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Large-scale candidate gene scan reveals the role of chemoreceptor genes in host plant specialisation and speciation in the pea aphid

Smadja, Carole M; Canbäck, Björn LU ; Vitalis, Renaud; Gautier, Mathieu; Ferrari, Julia; Zhou, Jing-Jiang and Butlin, Roger K (2012) In Evolution 66(9). p.2723-2738
Abstract
Understanding the drivers of speciation is critical to interpreting patterns of biodiversity. The identification of the genetic changes underlying adaptation and reproductive isolation is necessary to link barriers to gene flow to the causal origins of divergence. Here, we present a novel approach to the genetics of speciation, which should complement the commonly used approaches of quantitative trait locus mapping and genome-wide scans for selection. We present a large-scale candidate gene approach by means of sequence capture, applied to identifying the genetic changes underlying reproductive isolation in the pea aphid, a model system for the study of ecological speciation. Targeted resequencing enabled us to scale up the candidate gene... (More)
Understanding the drivers of speciation is critical to interpreting patterns of biodiversity. The identification of the genetic changes underlying adaptation and reproductive isolation is necessary to link barriers to gene flow to the causal origins of divergence. Here, we present a novel approach to the genetics of speciation, which should complement the commonly used approaches of quantitative trait locus mapping and genome-wide scans for selection. We present a large-scale candidate gene approach by means of sequence capture, applied to identifying the genetic changes underlying reproductive isolation in the pea aphid, a model system for the study of ecological speciation. Targeted resequencing enabled us to scale up the candidate gene approach, specifically testing for the role of chemosensory gene families in host plant specialization. Screening for the signature of divergence under selection at 172 candidate and noncandidate loci, we revealed a handful of loci that show high levels of differentiation among host races, which almost all correspond to odorant and gustatory receptor genes. This study offers the first indication that some chemoreceptor genes, often tightly linked together in the genome, could play a key role in local adaptation and reproductive isolation in the pea aphid and potentially other phytophagous insects. Our approach opens a new route toward the functional genomics of ecological speciation. (Less)
Please use this url to cite or link to this publication:
author
organization
publishing date
type
Contribution to journal
publication status
published
subject
keywords
Gene flow, genome scan, genomic islands, natural selection, odorant receptor, targeted resequencing
in
Evolution
volume
66
issue
9
pages
2723 - 2738
publisher
Wiley-Blackwell
external identifiers
  • pmid:22946799
  • wos:000308405100006
  • scopus:84865783942
ISSN
1558-5646
DOI
10.1111/j.1558-5646.2012.01612.x
language
English
LU publication?
yes
id
d7e6d859-b78c-4f0e-a821-efb3ef72cea7 (old id 3124382)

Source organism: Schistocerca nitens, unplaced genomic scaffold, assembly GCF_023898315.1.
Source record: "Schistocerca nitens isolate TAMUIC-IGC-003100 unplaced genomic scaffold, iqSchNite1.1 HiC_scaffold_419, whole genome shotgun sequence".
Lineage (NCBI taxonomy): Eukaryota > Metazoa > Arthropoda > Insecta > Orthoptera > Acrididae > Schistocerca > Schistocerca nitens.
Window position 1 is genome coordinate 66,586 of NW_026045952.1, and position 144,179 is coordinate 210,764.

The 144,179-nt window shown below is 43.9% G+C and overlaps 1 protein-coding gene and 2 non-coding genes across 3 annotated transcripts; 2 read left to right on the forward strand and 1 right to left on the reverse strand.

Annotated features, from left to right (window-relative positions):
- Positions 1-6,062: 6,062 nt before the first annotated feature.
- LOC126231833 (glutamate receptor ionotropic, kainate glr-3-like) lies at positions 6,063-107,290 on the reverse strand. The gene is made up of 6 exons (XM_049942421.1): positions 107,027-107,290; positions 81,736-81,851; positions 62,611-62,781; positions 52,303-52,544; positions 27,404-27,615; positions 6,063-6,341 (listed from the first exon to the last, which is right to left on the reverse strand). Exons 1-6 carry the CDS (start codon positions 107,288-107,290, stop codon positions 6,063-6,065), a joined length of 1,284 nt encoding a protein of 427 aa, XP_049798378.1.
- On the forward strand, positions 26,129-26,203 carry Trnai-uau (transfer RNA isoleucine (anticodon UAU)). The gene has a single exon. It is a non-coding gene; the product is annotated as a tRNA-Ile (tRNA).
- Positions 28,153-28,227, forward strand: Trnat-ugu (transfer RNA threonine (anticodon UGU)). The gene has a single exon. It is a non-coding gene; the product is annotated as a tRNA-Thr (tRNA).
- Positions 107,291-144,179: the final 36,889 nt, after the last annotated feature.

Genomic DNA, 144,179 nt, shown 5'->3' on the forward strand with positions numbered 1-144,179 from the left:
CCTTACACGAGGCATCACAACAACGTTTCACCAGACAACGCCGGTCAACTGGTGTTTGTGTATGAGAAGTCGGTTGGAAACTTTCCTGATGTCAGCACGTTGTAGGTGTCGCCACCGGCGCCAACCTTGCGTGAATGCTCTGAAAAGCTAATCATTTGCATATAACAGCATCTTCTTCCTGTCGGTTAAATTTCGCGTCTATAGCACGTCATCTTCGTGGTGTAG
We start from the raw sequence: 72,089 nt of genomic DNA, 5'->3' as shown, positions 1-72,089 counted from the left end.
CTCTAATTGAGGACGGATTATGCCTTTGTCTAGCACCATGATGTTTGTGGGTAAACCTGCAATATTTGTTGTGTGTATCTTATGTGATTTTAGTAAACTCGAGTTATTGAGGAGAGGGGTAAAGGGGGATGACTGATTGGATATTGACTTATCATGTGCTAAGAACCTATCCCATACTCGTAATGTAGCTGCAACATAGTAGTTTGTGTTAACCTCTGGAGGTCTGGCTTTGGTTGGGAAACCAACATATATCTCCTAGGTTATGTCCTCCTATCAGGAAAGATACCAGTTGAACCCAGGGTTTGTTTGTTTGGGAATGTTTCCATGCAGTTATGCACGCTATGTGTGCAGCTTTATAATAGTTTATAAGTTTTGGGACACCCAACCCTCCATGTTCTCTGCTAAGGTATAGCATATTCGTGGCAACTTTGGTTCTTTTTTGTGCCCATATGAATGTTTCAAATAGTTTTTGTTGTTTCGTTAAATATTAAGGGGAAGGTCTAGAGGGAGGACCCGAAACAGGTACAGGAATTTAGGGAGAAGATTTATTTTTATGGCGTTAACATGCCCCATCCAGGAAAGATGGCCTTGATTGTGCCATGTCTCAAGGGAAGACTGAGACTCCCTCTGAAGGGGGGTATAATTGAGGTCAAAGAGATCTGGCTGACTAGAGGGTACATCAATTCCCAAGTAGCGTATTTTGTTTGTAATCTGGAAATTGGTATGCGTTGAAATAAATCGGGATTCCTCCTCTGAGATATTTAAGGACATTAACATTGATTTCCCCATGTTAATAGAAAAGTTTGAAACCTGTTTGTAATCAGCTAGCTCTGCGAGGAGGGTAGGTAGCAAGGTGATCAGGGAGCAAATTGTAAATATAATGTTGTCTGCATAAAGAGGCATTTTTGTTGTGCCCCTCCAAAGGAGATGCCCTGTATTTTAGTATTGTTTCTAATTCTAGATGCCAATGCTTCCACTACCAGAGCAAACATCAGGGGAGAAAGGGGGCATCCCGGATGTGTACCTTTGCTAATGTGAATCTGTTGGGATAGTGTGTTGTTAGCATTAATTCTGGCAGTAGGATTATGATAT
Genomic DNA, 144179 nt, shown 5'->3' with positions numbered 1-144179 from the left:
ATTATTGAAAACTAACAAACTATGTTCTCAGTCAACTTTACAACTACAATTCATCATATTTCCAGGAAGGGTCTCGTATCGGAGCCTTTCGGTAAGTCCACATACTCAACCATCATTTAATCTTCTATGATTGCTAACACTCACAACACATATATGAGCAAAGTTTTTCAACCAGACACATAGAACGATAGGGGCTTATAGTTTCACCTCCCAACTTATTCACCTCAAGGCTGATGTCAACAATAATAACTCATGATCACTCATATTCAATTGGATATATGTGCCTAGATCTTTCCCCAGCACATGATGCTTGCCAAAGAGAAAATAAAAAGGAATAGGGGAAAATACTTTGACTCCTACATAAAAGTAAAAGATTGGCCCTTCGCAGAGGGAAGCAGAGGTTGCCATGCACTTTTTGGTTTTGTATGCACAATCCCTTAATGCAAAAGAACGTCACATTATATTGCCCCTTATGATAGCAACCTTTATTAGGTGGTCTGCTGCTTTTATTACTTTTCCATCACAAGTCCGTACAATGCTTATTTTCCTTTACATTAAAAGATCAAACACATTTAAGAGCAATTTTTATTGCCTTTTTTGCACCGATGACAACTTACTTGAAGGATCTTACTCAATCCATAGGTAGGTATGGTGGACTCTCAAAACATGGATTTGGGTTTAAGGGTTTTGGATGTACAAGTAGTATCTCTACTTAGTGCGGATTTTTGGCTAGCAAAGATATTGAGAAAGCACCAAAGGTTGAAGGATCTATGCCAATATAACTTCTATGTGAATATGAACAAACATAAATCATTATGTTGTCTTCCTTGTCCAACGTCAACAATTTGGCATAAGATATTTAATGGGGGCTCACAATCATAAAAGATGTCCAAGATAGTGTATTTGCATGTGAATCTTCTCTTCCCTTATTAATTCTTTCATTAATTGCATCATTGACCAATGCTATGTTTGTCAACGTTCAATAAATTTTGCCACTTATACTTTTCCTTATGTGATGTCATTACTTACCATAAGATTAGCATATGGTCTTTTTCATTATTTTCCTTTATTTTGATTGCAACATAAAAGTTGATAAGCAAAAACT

date added to LUP
2012-10-15 13:08:00
date last changed
2017-11-19 03:09:05
@article{d7e6d859-b78c-4f0e-a821-efb3ef72cea7,
  abstract     = {Understanding the drivers of speciation is critical to interpreting patterns of biodiversity. The identification of the genetic changes underlying adaptation and reproductive isolation is necessary to link barriers to gene flow to the causal origins of divergence. Here, we present a novel approach to the genetics of speciation, which should complement the commonly used approaches of quantitative trait locus mapping and genome-wide scans for selection. We present a large-scale candidate gene approach by means of sequence capture, applied to identifying the genetic changes underlying reproductive isolation in the pea aphid, a model system for the study of ecological speciation. Targeted resequencing enabled us to scale up the candidate gene approach, specifically testing for the role of chemosensory gene families in host plant specialization. Screening for the signature of divergence under selection at 172 candidate and noncandidate loci, we revealed a handful of loci that show high levels of differentiation among host races, which almost all correspond to odorant and gustatory receptor genes. This study offers the first indication that some chemoreceptor genes, often tightly linked together in the genome, could play a key role in local adaptation and reproductive isolation in the pea aphid and potentially other phytophagous insects. Our approach opens a new route toward the functional genomics of ecological speciation.},
  author       = {Smadja, Carole M and Canbäck, Björn and Vitalis, Renaud and Gautier, Mathieu and Ferrari, Julia and Zhou, Jing-Jiang and Butlin, Roger K},
  issn         = {1558-5646},
  keyword      = {Gene flow,genome scan,genomic islands,natural selection,odorant receptor,targeted resequencing},
  language     = {eng},
  number       = {9},
  pages        = {2723--2738},
  publisher    = {Wiley-Blackwell},
  series       = {Evolution},
  title        = {Large-scale candidate gene scan reveals the role of chemoreceptor genes in host plant specialisation and speciation in the pea aphid},
  url          = {http://dx.doi.org/10.1111/j.1558-5646.2012.01612.x},
  volume       = {66},
  year         = {2012},
}